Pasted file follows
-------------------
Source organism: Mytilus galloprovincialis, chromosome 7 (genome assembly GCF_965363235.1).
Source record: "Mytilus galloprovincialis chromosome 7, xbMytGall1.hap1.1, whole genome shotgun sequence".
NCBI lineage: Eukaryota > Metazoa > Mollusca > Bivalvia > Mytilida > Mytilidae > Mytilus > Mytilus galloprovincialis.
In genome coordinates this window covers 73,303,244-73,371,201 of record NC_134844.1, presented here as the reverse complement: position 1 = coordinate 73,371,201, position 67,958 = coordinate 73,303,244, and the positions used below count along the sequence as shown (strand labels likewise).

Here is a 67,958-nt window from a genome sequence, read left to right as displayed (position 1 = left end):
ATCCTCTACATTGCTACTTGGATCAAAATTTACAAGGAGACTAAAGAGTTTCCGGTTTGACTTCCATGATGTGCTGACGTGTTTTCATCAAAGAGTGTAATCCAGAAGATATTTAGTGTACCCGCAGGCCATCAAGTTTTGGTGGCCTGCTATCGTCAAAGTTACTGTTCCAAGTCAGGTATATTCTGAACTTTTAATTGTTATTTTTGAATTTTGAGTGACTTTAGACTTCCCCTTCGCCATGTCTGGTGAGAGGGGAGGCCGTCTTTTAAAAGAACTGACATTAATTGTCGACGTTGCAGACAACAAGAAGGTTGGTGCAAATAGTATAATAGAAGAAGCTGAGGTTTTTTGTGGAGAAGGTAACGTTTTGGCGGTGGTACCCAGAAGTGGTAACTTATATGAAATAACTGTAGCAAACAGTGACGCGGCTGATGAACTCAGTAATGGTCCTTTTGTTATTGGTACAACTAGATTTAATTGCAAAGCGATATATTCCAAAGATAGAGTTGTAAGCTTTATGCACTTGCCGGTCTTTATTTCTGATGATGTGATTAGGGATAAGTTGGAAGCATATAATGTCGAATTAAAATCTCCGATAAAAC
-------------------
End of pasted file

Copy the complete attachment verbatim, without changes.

Source organism: Mytilus galloprovincialis, chromosome 7 (genome assembly GCF_965363235.1).
Source record: "Mytilus galloprovincialis chromosome 7, xbMytGall1.hap1.1, whole genome shotgun sequence".
NCBI lineage: Eukaryota > Metazoa > Mollusca > Bivalvia > Mytilida > Mytilidae > Mytilus > Mytilus galloprovincialis.
In genome coordinates this window covers 73,303,244-73,371,201 of record NC_134844.1, presented here as the reverse complement: position 1 = coordinate 73,371,201, position 67,958 = coordinate 73,303,244, and the positions used below count along the sequence as shown (strand labels likewise).

Here is a 67,958-nt window from a genome sequence, read left to right as displayed (position 1 = left end):
ATCCTCTACATTGCTACTTGGATCAAAATTTACAAGGAGACTAAAGAGTTTCCGGTTTGACTTCCATGATGTGCTGACGTGTTTTCATCAAAGAGTGTAATCCAGAAGATATTTAGTGTACCCGCAGGCCATCAAGTTTTGGTGGCCTGCTATCGTCAAAGTTACTGTTCCAAGTCAGGTATATTCTGAACTTTTAATTGTTATTTTTGAATTTTGAGTGACTTTAGACTTCCCCTTCGCCATGTCTGGTGAGAGGGGAGGCCGTCTTTTAAAAGAACTGACATTAATTGTCGACGTTGCAGACAACAAGAAGGTTGGTGCAAATAGTATAATAGAAGAAGCTGAGGTTTTTTGTGGAGAAGGTAACGTTTTGGCGGTGGTACCCAGAAGTGGTAACTTATATGAAATAACTGTAGCAAACAGTGACGCGGCTGATGAACTCAGTAATGGTCCTTTTGTTATTGGTACAACTAGATTTAATTGCAAAGCGATATATTCCAAAGATAGAGTTGTAAGCTTTATGCACTTGCCGGTCTTTATTTCTGATGATGTGATTAGGGATAAGTTGGAAGCATATAATGTCGAATTAAAATCTCCGATAAAAC